As technology has advanced over the years, so too have the challenges facing families in how they navigate online safety. But the underlying principles are the same, says Brooks.
“Ages and stages don’t change from a developmental psychology perspective. I think this influence of technology and media definitely comes earlier than ever before, so parents are dealing with things much earlier,” she says. “One thing we think a lot about and something that comes from my days at Sesame Street is, how do you take a platform or medium and use it for good? How do we make sure that kids are getting great content on their devices? How do we make sure that the experiences are built in ways that they can easily navigate? Those are things that we take into consideration knowing that kids are getting devices earlier than ever before, and that those challenges come much earlier, as well as making sure parents have resources so that they can understand how you navigate it. A lot of the time kids are more savvy at it; they’re digital natives.”
Last week Brooks was in Dublin last week for an online safety summit at Google’s Irish headquarters, bringing industry leaders, regulators and NGOs together to talk about keeping children safe online.
From Google’s perspective, the company is trying to help people understand its approach to children and family, and what it has been doing in the past couple of decades, while also learning from the experts in the room. “It’s about how we build to protect, respect and empower kids,” says Brooks. “Thinking about that deeply but also inviting conversation and collaboration and feedback, so that we can continue to improve and learn from those in the room is our ultimate goal.”
Ages and stages don’t change from a developmental psychology perspective. I think this influence of technology and media definitely comes earlier than ever before, so parents are dealing with things much earlier
The top priority, she says, it to make sure that the company is learning and collaborating with experts. “The other thing is wanting to make sure that we are sharing what our focus areas are and also getting feedback on that as well.”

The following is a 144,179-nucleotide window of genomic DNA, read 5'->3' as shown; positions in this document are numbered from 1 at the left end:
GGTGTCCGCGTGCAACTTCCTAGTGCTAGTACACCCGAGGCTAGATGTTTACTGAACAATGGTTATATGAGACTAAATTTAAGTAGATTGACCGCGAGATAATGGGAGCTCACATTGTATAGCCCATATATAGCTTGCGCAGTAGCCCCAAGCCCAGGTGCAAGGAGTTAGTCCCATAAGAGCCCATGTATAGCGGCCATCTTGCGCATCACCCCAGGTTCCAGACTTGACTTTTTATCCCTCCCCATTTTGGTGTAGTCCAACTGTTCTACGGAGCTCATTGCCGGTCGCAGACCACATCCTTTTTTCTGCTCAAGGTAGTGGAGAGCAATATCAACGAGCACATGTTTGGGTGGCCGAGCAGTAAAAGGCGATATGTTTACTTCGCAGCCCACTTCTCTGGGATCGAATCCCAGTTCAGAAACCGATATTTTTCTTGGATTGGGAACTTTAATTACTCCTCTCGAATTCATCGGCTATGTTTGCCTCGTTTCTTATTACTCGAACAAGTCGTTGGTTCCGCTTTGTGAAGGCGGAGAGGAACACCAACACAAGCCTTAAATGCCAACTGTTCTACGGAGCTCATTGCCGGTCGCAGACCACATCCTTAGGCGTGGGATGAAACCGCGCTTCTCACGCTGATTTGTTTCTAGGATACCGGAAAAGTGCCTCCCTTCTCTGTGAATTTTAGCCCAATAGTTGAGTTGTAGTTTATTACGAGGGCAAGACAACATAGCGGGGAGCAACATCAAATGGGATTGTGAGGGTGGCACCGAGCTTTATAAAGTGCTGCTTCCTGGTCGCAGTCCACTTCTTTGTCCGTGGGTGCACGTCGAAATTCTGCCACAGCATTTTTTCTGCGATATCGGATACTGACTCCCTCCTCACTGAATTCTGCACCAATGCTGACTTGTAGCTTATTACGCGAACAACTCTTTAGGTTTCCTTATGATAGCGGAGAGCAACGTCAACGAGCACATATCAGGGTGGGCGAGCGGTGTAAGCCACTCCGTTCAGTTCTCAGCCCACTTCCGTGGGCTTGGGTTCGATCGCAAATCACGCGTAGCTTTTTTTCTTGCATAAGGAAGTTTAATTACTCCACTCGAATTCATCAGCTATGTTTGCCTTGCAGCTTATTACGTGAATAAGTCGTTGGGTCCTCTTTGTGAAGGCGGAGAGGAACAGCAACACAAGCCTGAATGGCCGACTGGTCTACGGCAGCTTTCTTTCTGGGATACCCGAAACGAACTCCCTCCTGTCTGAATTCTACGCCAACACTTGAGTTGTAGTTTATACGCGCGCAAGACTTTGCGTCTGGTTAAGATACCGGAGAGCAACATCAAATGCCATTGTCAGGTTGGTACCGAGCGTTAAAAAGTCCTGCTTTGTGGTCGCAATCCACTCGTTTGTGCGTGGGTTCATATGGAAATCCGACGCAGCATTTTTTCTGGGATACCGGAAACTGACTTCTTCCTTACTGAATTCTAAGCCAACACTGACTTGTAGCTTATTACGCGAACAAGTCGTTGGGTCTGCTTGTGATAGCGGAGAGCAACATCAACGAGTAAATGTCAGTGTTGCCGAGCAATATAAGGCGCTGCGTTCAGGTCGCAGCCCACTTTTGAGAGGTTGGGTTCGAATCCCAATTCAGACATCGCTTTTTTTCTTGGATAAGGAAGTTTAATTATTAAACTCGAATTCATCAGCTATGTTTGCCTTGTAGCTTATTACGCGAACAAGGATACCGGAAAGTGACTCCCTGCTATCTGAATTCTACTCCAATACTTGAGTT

Google can’t step back from its responsibilities on this one. The company owns Android, one of the two big smartphone platforms. Its vast search network is so ubiquitous, it has become a verb. Through YouTube, it is exposing people to user-generated content that can at times be controversial. And in 2019 it was fined $170 million for allegedly violating child privacy legislation in the US through the online video site. It needs to tread carefully or risk the wrath of regulators.
“Everyone recognises kids are getting devices earlier than ever before. They have access so early. And so I think everyone is focused on how do we make sure we’re keeping kids safe and have intentional conversations around some of these areas,” she explained. “We know we need to work together to make sure we are building a better internet and world for kids.”
[ Parenting tweens: What exactly should our children be allowed to do? ]
Google has a number of tools to help it meet those goals. In 2017 it released Family Link, an app that would allow parents to monitor and control their child’s digital activity. That app has recently been overhauled to make it easier for parents to manage, along with new features such as the ability to see a device’s battery life through the app, or get notifications linked to location tracking. Your child arriving home, for example, would trigger an alert so you know where they are when you need to.
The company has backed a number of programmes aimed at increasing safety online. Last week Google said it would commit an additional €5 million in philanthropic funding this year to specialised NGOs that are using the Be Internet Awesome curriculum to improve media literacy and online safety training across northern, central and eastern Europe.
But there are new challenges coming down the line. The race to create the next version of the internet through the metaverse, and the artificial intelligence arms race could have unintended consequences for a generation of younger internet users. And the current perception of tech companies could mean that people are less likely to trust established tech companies with this brave new world.
“We’re committed to using AI responsibly, and we’ve been showing that for years in what we’ve been doing. How do we make sure that we are using this responsibly, as well as keeping kids safe? It’s a top commitment for us, as we think deeply about this space,” says Brooks. “We’re really focused on making sure we’re researching, understanding it and thinking about the responsibility and the policies we need to put in place for users in general as well as kids. From a child development perspective, we’re focused on making sure we’re building holistically across Google products that understand the ages and stages of children, and building in the right protections.”